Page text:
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Re: [AGA-Member] undergravel heaters -- or

--- Nora Charney <noracharney@yahoo.com> wrote:
> I'm setting up a 55gal. tank with an undergravel
> heater. I can't seem to find anything but a no name
> brand from Pet Solutions and am wary of spending 160$
> on something I know nothing about. Does anybody have a
> recommendation of a very reliable undergravel heater
> and where I might get it. 

The one Pet Solutions sells is well made -- I've handled
them but never used them. There are only two kinds of peole
I know that will pay extraordianry amounts of money for a
wire -- a few audiophile freaks that haven't paid any
attention to double-blind test and people that use
undergravel heaters. I don't use any undergravel heaters
even though there is one still under the gravel in my 150
gallon tank. I suggest, and I can't say this strongly
enough, that you *not* get an undergravel heater and
instead spend the money on plants or lights or CO2
equipment, or any of the other things that will make a real
diff on how your tank looks and performs. 

If you're interested in a quality reliable heater, many of
the glass tube heaters are very reliable (ebo-jager, for
example). If you're nervous about glass, the stainless
steel and titanium heaters have gotten reasonably
inexpensive -- the Via Aquas I've used have worked well. I
like that they have the thermostat out of the heater
housing and directly in the water -- but that's not
essentially, the glass ones work just fine.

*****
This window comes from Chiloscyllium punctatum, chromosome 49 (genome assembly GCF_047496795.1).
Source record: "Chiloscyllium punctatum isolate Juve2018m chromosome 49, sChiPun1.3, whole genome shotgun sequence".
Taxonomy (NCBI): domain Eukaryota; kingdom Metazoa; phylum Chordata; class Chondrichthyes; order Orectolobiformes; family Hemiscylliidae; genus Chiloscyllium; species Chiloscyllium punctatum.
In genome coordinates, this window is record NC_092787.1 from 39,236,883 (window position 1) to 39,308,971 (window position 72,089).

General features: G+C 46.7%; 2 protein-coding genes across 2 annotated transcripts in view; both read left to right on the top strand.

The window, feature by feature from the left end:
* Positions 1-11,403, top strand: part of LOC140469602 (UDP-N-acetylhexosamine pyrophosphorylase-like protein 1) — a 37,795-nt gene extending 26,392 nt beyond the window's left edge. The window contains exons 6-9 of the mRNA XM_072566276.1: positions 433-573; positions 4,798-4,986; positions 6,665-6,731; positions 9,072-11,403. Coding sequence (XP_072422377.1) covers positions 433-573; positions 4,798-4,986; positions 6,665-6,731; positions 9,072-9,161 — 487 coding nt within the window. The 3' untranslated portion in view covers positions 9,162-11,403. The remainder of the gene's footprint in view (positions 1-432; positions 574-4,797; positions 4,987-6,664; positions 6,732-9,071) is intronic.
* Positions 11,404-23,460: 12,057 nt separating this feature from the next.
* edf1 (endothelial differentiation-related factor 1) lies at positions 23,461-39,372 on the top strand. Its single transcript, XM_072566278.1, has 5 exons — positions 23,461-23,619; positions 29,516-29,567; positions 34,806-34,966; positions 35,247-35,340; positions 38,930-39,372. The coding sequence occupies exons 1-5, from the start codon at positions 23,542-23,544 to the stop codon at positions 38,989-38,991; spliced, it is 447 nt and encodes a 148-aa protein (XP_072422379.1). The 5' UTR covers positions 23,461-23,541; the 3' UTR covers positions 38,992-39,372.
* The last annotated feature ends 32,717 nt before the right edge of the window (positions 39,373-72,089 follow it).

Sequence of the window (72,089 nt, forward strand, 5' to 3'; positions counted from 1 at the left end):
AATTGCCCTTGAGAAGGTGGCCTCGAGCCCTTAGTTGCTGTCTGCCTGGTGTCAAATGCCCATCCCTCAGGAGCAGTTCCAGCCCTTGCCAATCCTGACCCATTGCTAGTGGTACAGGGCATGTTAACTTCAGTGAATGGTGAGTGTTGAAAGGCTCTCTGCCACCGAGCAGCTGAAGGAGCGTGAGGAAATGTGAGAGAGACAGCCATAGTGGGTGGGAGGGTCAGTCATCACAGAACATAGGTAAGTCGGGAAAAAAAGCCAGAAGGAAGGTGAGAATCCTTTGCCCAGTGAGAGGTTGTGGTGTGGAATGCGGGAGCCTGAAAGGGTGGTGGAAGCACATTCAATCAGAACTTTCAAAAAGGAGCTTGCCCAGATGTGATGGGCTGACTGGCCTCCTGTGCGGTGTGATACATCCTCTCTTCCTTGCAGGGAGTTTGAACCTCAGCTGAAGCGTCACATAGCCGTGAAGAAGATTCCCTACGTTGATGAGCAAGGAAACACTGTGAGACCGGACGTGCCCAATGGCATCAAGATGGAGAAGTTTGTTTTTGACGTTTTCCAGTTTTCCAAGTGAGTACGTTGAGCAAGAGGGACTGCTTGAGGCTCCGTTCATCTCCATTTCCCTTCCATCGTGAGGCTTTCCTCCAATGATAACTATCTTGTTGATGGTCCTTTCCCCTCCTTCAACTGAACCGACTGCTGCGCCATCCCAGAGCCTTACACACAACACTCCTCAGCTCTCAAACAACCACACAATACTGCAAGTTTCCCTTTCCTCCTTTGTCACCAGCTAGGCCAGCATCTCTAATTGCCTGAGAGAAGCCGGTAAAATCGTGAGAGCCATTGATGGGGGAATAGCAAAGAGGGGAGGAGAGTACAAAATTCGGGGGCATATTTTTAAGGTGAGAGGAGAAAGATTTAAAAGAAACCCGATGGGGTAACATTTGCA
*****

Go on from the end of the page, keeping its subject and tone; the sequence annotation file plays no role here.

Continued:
If you just want to keep the heater out of sight, you can
get self-contained external heaters -- for example, Pet
Solutions carries Hydor.

> While I'm here I might as
> well ask if anybody knows how long and at what temp.
> you "bake" a piece of wood you want to use in your
> tank that you found in the woods (to kill the bacteria
> and whatever). 

Not my area at all but I do know that diff bacteria can
withstand diff temps and even boiling for a few minutes
won't kill them (consider Pasteur's famous first public
demonstration of sterilizing a hay infusion).

More than heating it, I'd want to soak to see if leaches 
into the water.  If the wood is soft, I wouldn't use it; it
will decay very rapidly and make more mess than most folks
would like. If it's hard, I'd soak some for day or two to
see if the water changed color. Then I'd decide if I like
the color of the water, or else boil the wood for about an
hour to reduce most of the tannins.

> Also how do you pack 120 watts of light
> over a 12 inch wide tank? I guess that's enough for now!

If it's a standard 55g, than it's about 4 foot long. An AHS
reflector for a 55watt PC is about 4 inches wide. So it
wouldn't be too hard to get 4 55watt PCs over the aquarium.
However, that would be a huge amount of light. You could do
a single pair of 55watt PCs and have a very nice amount of
light. If you have one four foot single-tube hood or two
two-foot single tube hoods on your tank now, you can gut
those plastic reflectors and other innards and replace with
an AHS 55 kits. If you don't yet have a hood/light, then
you could make your own boxes for the lights, get some
ready made hood with standard lights and gut the lights
from the hood and replace with an AHS kit (not hard to do
at all), or get ready-made PC hoods. Ready-made lights just
cost more.

have plants, have fun,
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